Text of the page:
- Greater effort will be made to inspect areas where possible, such as lifting a loose area of carpet, accessing loft voids etc.
- Help ensure that your financial and emotional commitment to your propery is secure in the long run.
- Potentially save you money in both the short and long term. You may find significant costs or isues are reported which you may need to discuss the price you are willing to pay with the agents/vendor.
A NEW BUILD SNAGGING SURVEY
A common problem with new builds is that the developer has usually hired lots of small businesses to work on the properties they are constructing. These Tradespeople are normally squeezed into small margins and often workmanship standards are not checked thoroughly to rush to completing the build. Its more of a numbers game.
A good developer will have a competent site team who will monitoring quality control an average developer won’t and if quality control isn’t at the top of the list then guess what readers – a quality finish isn’t either.
That’s where a New Build Snagging survey comes in. The equivalent of a Jack Byrnes full body search on his new Son-In-Law.
Developers might suggest that any snagging will be done ‘when the build is finished’. In our experience it almost always isn’t. Due to lack of quality control over the course of the build the problems might be so serious by that point that it is simply to expensive to properly solve before you, the new owner, moves in.
You might be thinking that is ok but consider this for a moment. When you move in and scrape the sofa across the white walls who is to say what damage was done by you and what was snagging before you arrived. Quality developers will already be ready to help but the average ones will have long been thinking about the next development to build and you and your snagging are distant memories.
NHBC or other new build warranty providers will normally provide a warranty but again it comes down to a willingness to investigate and if there isn’t categoric proof of snagging or documenting more serious issues before you take on full residency then it is now an Everest sized problem instead of just Ben Nevis.
A snagging survey on new builds is not just a device to save you money and help you get the property to meet expectations, but it is a tool which could potentially save you a ton of sleepless nights. Trust us.
A SURVEY FOR A FLAT
We know what you’re thinking… surely a flat is just like a house right?
Not only are flats likely to have a lot smaller square footage they also have less on the outside too. Which means two things:
- Flat surveys will cover the inside of the space you are getting.
- Flat surveys will also usually include a brief summary of external condition.
The external condition summary will generally only cover what is relevant to potential service charge outgoings. It’s likely you will be buying a leasehold interest which means you and others in the building will contribute toward the cost of works to the roof, external walls and shared spaces.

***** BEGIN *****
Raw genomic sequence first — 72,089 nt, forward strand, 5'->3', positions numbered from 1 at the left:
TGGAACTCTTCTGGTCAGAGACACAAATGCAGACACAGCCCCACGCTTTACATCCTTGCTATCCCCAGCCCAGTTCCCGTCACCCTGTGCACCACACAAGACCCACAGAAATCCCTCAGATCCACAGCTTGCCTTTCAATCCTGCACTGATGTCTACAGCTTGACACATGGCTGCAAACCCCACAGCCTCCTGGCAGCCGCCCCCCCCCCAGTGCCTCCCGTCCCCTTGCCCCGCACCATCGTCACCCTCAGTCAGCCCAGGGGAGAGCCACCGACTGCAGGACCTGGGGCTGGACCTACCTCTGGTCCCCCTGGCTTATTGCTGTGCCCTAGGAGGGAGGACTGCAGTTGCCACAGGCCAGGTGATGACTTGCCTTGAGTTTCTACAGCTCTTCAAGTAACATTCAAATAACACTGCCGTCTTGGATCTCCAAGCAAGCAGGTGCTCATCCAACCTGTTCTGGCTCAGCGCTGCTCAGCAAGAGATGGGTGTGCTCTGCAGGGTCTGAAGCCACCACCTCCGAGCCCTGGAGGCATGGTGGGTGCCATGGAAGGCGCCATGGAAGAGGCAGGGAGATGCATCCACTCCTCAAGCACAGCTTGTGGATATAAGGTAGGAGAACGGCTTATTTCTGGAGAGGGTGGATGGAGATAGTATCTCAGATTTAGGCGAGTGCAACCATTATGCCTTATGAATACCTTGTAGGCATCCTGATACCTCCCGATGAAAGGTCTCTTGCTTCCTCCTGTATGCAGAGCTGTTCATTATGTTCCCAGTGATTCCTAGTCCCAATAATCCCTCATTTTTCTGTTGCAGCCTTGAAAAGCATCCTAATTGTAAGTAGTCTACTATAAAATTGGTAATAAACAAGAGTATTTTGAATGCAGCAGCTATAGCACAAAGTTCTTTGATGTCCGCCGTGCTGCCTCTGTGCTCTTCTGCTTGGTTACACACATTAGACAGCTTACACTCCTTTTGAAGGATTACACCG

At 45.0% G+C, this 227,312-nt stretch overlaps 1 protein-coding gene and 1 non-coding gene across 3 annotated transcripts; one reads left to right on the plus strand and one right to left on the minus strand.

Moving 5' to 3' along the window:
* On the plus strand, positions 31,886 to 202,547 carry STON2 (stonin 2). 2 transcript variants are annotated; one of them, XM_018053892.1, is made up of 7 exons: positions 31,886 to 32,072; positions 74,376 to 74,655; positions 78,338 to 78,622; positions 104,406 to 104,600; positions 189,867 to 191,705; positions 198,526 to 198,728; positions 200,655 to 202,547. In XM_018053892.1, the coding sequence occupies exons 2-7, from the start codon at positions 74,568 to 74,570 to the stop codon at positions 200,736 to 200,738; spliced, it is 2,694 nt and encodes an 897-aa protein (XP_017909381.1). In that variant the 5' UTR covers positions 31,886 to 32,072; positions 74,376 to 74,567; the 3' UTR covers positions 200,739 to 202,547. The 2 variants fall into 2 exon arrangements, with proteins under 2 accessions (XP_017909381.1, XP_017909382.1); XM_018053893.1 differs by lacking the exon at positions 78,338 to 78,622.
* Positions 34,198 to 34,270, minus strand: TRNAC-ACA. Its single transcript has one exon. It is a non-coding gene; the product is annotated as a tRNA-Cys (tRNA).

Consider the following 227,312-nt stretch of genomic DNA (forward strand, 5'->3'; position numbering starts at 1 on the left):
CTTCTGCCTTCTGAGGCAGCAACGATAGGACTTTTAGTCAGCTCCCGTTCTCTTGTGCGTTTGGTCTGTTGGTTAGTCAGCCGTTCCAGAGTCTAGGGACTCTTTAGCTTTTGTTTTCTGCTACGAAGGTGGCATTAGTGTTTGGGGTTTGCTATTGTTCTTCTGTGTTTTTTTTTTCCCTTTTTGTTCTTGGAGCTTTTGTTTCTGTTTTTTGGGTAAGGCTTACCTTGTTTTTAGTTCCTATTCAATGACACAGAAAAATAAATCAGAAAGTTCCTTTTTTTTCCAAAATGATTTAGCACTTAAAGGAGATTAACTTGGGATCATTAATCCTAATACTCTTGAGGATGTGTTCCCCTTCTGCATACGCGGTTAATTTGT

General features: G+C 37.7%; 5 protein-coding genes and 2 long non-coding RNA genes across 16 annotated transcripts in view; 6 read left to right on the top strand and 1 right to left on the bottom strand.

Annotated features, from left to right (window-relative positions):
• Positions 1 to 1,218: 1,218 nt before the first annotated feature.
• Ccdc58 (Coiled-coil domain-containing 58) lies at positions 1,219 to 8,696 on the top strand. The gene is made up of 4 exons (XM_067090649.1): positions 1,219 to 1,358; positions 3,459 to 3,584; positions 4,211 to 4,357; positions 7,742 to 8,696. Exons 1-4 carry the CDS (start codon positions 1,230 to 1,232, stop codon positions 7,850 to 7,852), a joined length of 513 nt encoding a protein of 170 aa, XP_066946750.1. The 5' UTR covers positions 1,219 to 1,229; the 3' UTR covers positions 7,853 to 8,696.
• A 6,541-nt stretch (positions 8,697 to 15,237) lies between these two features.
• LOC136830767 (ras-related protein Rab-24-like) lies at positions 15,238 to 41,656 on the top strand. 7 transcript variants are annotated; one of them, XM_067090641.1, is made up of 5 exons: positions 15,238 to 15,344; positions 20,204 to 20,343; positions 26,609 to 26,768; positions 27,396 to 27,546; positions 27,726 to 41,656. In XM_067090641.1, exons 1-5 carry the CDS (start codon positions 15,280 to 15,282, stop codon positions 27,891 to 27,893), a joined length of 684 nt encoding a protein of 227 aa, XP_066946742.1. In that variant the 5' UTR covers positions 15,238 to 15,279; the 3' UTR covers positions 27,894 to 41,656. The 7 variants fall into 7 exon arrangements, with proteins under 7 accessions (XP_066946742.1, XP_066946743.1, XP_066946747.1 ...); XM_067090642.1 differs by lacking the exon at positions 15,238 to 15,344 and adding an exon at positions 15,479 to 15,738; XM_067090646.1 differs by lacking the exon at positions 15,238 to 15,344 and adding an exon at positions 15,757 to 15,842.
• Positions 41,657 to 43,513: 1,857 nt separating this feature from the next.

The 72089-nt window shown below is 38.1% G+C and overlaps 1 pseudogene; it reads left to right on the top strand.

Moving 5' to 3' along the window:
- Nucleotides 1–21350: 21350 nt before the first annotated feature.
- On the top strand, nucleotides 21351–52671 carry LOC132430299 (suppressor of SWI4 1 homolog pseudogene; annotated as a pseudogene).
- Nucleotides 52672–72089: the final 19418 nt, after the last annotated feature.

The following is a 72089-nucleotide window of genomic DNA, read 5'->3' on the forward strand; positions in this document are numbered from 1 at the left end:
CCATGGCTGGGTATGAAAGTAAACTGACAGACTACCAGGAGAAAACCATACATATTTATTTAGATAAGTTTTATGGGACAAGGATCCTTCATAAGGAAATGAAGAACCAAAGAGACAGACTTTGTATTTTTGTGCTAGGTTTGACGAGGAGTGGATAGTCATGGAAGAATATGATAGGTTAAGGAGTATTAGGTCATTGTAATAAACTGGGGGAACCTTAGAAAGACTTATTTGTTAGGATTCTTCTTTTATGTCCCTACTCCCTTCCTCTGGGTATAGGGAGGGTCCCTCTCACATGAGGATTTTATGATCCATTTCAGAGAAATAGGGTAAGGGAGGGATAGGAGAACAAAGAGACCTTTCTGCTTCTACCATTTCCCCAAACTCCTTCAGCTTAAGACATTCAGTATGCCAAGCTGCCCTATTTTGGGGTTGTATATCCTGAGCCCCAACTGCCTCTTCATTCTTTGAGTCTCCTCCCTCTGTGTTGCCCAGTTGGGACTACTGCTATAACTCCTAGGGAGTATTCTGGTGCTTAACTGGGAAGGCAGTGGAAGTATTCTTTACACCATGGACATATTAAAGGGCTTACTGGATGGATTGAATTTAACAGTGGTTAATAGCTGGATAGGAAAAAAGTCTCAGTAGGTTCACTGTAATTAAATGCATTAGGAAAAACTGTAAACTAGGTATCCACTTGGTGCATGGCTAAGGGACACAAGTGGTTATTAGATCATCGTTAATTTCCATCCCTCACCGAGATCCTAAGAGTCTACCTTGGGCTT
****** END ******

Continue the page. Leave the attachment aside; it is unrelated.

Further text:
A lot of prospective flat buyers forget, or simply have little interest in, the scale and involvement of leasehold service charge costs and additional contributions for communal projects and repairs. Another tip is to always check on when major works like the outside painting, lift, or carpeting was last done. Has the last owner moved out just in time to hand the major costs over to you?
Take a look at our Planned Preventative Maintenance journal and podcast articles for more information on PPMs and similar matters.
1) Both the employer and the contractor can challenge the decision of the CA.
2) A Building Surveyor makes a great choice for CA on existing building projects because they have lots of experience looking at pre-existing defects and issues.
3) The Contract Administrator is not the same as the Project Manager. They fulfil very different roles.
4) Contract Administration is a complex and wide-ranging role. Not to be taken lightly if you go want to DIY.
5) Beware of the contractors own T&C’s as they will likely favour the contractor much more than you, the employer.
It’s likely that Jack Byrnes choose to do everything single option we have discussed above but that’s where he’d be wrong. The options available depend on your situation, level of concern or simply the sheer number of questions you have about your prospective property.
If you have any doubts over which option to choose, give Cardoe Martin a call and we can help point you in the right direction. Find us at www.cardoemartin.co.uk
Welcome to the Cardoe Martin Podcast A-Z of Building Surveying, it’s Cardoe Martin’s 20th Anniversary so this episode will be a mini birthday celebration, neatly socially distanced of course with Graham Cardoe and Graham’s the Co-Founder and Chair of Cardoe Martin. Welcome Graham it’s nice to have you on again how are you today?
Thank you so much for joining us in our celebrations today – we are so grateful to you – our clients, business associates and colleagues – for your continued support of the business and we hope you enjoy the day.
In the world of property, a Contractor Administration, known by the abbreviation CA is a role which is solely focused on administering contracts between the parties involved in the works. CA is an essential role that checks and monitors to make sure what is contractually agreed is what happens. All done in an honest and reasonable manner which puts the contract itself at the centre.